Only nine fines for not cleaning dog poop in five months
The Delhi government’s veterinary department says the sanitation department officials are finding it hard to catch the offenders because most people walk with their pets early in the morning or late at night when the staff members are not in field.delhi Updated: Sep 04, 2018 00:27 IST
In the five months since the South Delhi Municipal Corporation (SDMC) announced the imposition of a Rs 500 fine on residents who do not clean faeces of their pet dogs from roads, the civic body levied the penalty only nine times.
Additionally, the SDMC’s directive to owners of dogs living in south Delhi municipal zone to get their pets registered has evoked tepid response. Two years since the registration order, only 1,090 dogs have been registered with the municipality so far.
Even though the SDMC conducted a stray dog census in its municipal zone in 2016 and found the canine population to be 1.86 lakh, it has no estimate of the population of pet dogs. The registration was meant to be pet population count, said an official involved in the project.
In March 2018, the civic agency had directed officials from veterinary and sanitation department to issue on-the-spot fine of Rs 500 on people who do not clean their dog’s faeces. “The direction was aimed to discourage pet owners who make a mess on roads, parks, footpaths leaving them filthy,” said the official, requesting anonymity.
But till date, SDMC has issued only five challans in Najafgarh and four in south Delhi areas. “Most of these challans were issued in the first month of the order,” the official said.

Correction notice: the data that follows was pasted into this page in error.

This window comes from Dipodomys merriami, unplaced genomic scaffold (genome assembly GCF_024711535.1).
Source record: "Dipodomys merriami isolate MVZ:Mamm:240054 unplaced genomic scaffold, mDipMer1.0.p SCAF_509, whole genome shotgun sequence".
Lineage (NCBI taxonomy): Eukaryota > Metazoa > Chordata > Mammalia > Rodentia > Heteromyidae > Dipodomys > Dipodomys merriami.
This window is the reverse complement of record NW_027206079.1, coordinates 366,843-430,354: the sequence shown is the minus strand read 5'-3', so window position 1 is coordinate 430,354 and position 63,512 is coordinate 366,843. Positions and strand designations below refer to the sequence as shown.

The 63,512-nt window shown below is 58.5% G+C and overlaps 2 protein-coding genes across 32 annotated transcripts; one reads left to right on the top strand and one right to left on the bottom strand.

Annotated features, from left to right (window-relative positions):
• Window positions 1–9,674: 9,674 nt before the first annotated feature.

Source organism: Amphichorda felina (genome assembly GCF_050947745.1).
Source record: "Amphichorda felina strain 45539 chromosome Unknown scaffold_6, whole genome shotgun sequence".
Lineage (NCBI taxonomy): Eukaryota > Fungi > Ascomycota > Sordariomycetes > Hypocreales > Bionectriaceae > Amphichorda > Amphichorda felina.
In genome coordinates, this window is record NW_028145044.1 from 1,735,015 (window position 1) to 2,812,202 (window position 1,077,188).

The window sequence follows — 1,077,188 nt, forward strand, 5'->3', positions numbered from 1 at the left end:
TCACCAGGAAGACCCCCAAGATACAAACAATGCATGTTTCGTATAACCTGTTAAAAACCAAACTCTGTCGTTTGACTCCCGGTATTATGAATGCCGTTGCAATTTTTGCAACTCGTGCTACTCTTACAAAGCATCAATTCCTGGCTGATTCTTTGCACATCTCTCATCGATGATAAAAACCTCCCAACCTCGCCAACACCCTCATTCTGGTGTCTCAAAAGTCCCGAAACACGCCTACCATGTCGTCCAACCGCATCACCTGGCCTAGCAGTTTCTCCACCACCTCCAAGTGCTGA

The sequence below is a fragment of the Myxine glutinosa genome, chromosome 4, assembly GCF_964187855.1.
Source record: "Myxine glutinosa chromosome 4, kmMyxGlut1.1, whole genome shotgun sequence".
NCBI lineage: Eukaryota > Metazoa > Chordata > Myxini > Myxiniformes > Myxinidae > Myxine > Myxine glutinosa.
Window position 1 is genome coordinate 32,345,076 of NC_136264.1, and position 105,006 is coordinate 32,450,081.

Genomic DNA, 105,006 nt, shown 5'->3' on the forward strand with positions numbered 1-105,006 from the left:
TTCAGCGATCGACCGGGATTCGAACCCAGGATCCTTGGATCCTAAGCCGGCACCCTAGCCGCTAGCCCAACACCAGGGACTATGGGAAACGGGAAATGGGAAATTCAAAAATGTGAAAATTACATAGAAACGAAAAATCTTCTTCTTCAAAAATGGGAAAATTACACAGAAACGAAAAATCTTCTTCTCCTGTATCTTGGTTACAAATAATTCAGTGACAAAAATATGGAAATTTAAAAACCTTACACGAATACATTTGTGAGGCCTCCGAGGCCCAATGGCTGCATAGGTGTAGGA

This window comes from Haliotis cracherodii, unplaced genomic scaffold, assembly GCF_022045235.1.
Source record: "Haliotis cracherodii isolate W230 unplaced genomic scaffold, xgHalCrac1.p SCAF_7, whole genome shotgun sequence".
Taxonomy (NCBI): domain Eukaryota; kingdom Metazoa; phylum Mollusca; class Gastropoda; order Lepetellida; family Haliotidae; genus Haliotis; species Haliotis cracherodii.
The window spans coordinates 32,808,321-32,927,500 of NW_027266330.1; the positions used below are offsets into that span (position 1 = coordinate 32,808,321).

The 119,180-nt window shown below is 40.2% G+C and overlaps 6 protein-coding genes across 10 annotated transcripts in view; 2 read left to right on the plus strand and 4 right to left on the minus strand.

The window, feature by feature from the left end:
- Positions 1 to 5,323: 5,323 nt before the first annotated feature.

Pet owners, however, said the order cannot be followed till the municipality provides means to dispose of dog faeces. “It is important that the municipality make adequate arrangements such as developing dog parks and poop points before it issues such orders. Also, there are people who have adopted strays and they can’t get them all registered at Rs 500 per dog,” said Rishi Dev, an animal rights’ activist.
A section of residents, however, blamed the civic agency for not putting efforts in forceful implementation of decision.
Suresh Goel, president of Vasant Vihar Welfare Association, said this was “one of the many directions”, which was not enforced. “Though pet owners in our neighbourhood are against the decision, this practice increases the health risks for other people living here as well as the pedestrians. So it would be better if the owners clean up the mess on their own. We informed the residents about the SDMC’s order and even suggested to identify some ‘dog shit corners’ but no response came,” said Goel.
Justifying the reason for few such challans, RBS Tyagi, director, Delhi government’s veterinary department said the sanitation department officials are finding it hard to catch the defaulters. “Most people walk with their pets early in the morning or late at night when the staff members are not in field. We will soon request the SDMC commissioner to arrange for deployment of staff during odd hours as well,” he said.
Animal activists, however, said such a “one-sided direction” would lead to confusion and “misuse” on the part of municipal staff and RWAs (Resident Welfare Association).
“It is important that the civic agency should provide adequate infrastructure such as dog parks before enforcing such norms. Else, it would lead to harassment of pet owners. Also, emphasis should be given on spreading awareness and encouraging environment friendly messages about the relevance of picking up a dog’s faeces,” said Rishi Dev.
“The registration fee is too high as it was increased from ₹50 to ₹500... There are people who have kept many stray dogs as pets. This kind of direction will discourage them to adopt strays,” said Abhinav Srihan, founder of Fauna Police, an NGO for environment and animals
First Published: Sep 04, 2018 00:27 IST